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June, 6 2017
D-Day, 1944. What is a gnarlier topic than patriotism? Try writing a piece that uses one of your experiences in which patriotism is kind of off to the side, but tell it/publish it/read it on one of the big days like this, D-Day. Memoir is not about you, but is about something bigger. You are the picture in the frame. Want to see what I mean? Read this, a piece I read on NPR’s All Things Considered, that is about patriotism, but takes place on one of the funnier days in my life.
June, 7 2017
World’s Oldest Public Museum Opens
On this day in 1753, the British Parliament passed an act establishing the British Museum, making it the world’s oldest public national museum. This all began when King George II gave his royal assent to an Act of Parliament to accept the collection of Sir Hans Sloane, a London-based physician, following his death. In his will, Sloane had offered the British nation the collection he built over his lifetime. That collection housed 71,000 objects, mostly plant and animal specimens. In return, he asked a sum of £20,000 for his heirs (which today would be more than £2,000,000). The museum opened to the public on January 15th, 1759 at Bloomsbury. From the beginning it granted free admission to all ‘studious and curious persons’. Visitor numbers have grown from around 5,000 a year in the eighteenth century to nearly 6 million today. Have a British Museum story? Here’s your news peg.
June, 8 2017
And You Think You’ve Got Stinky Flowers
On this day in 1937 a specimen of the world’s largest flower first bloomed in the U.S. at the NY Botanical Garden. The giant Sumatran Titan Arum, measured 8½-ft high and 4-ft diam, and while that may sound good, keep in mind that this specimen is known as “the corpse flower,” for its putrid smell when in bloom. The odor is released in pulses, attracting carrion beetles and other pollinators in the plant’s native Sumatra. It was there that an Italian botanist saw it in 1878. He collected seeds and sent them back home where they were grown; plants were sent to Kew Gardens in England in 1879. The US specimen flowered all those years later, and stunk up the place something fierce.
June, 9 2017
Birthday of the Father of American Horitculture
There is a basketball hall of fame, and boxing, so why not for horticulturalists? Located at saveseeds (dot) org, you can visit it which is where I found today’s birthday person, Peter Henderson, born today in 1822. Called “the father of horticulture and ornamental gardening” in the United States, and for good reason, he was the author of the first book written on market gardening in the United States, selling 100,000 copies and in 1871 established a seed company called Peter Henderson & Company, developing vegetables and flowers suited to American conditions. Using five-color lithographs in his catalogue, he revolutionized the way we shop for our gardens. He also personally answered every letter he received and in the course of 45 years in business, sent out 175,000 letters, two-thirds of written by his own hand. Got a garden tale? Here’s your news peg.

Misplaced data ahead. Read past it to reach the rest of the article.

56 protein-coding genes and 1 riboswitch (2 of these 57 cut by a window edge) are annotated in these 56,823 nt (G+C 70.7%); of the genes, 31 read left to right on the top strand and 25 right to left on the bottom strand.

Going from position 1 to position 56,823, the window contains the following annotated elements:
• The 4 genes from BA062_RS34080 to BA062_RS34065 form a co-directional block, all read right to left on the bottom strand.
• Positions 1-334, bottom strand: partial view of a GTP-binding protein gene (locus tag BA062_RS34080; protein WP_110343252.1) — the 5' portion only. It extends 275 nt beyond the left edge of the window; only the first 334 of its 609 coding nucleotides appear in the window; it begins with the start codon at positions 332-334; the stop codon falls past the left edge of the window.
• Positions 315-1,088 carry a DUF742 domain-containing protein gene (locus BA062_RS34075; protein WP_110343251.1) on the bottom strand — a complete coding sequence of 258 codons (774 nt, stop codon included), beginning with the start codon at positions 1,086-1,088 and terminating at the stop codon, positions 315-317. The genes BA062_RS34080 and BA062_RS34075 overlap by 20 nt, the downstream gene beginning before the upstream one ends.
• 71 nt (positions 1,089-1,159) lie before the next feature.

June, 10 2017
Got Ants? Read Up
On this day in 1929 one of the world’s great authorities on ants was born. That’s right: ants. His name, Edward Osborne Wilson, known as E. O. Wilson, he has pondered the question of any numbers and he has a theory. An American biologist who has spent his life conducting studies of the ecology and evolution of the ant, traveling the world, he has discovered several new species. Currently there are practically 9,000 species of ant. Wilson predicts that someday there will be 20,000 and that within these species there are over a million billion individuals.
June, 11 2017
All Hail the King of the Sea
On this day in 1910 was the birth of Jacques-Yves Cousteau, a man who dedicated his his life to preserving the world’s oceans. Seeking a way to explore underwater longer and more freely, he developed, with engineer Emile Gagnan, the Self-Contained Underwater Breathing Apparatus, or scuba, in 1943, opening the world under the sea to human beings. Then, taking to the seas about the Calypso, long before most of us yet knew about the effects of pollution, over-exploitation of resources and coastal development, he drew our attention to the potentially disastrous environmental consequences of human negligence, doing so through more than 115 television specials and 50 books, opening up the oceans to millions of households.
June, 15 2017
It’s the time of year for weddings, which may mean that your anniversary is coming up. Every year on mine, I write something about combining my family’s New York City food traditions with those of my husband, a South Dakotan. Twenty-three years in, there is still more to tell, though this may be my all-time favorite.
Arkansas Becomes the 25th State
On this day in 1836, Arkansas became the 25th state. Have an Arkansas story? Here’s your news peg.
June, 19 2017
All Hail the Lady of the Harbor!
It was on this day in 1885 that the Statue of Liberty arrived at its permanent home in New York’s harbor. A gift of friendship from the people of France, the 151-foot-tall statue of liberty, created to commemorate the centennial of America’s independence, changed the status of the island whose history was not always that of a national monument. Quick, what’s the name of the island she sits on? Now Liberty Island, formerly known as Bedloe’s Island, after Isaac Bedloe, who had bought it in the 17th century. The Mohegan Indians called the little island “Minnissais, meaning Lesser Island. It has been known as “Great Oyster,” “Love Island,” “Bedloo’s Island,” “Kennedy’s Island,” “Corporation Island,” and “Bedloe’s.” Whatever you want to call it, all Americans call it home to our greatest monument to liberty.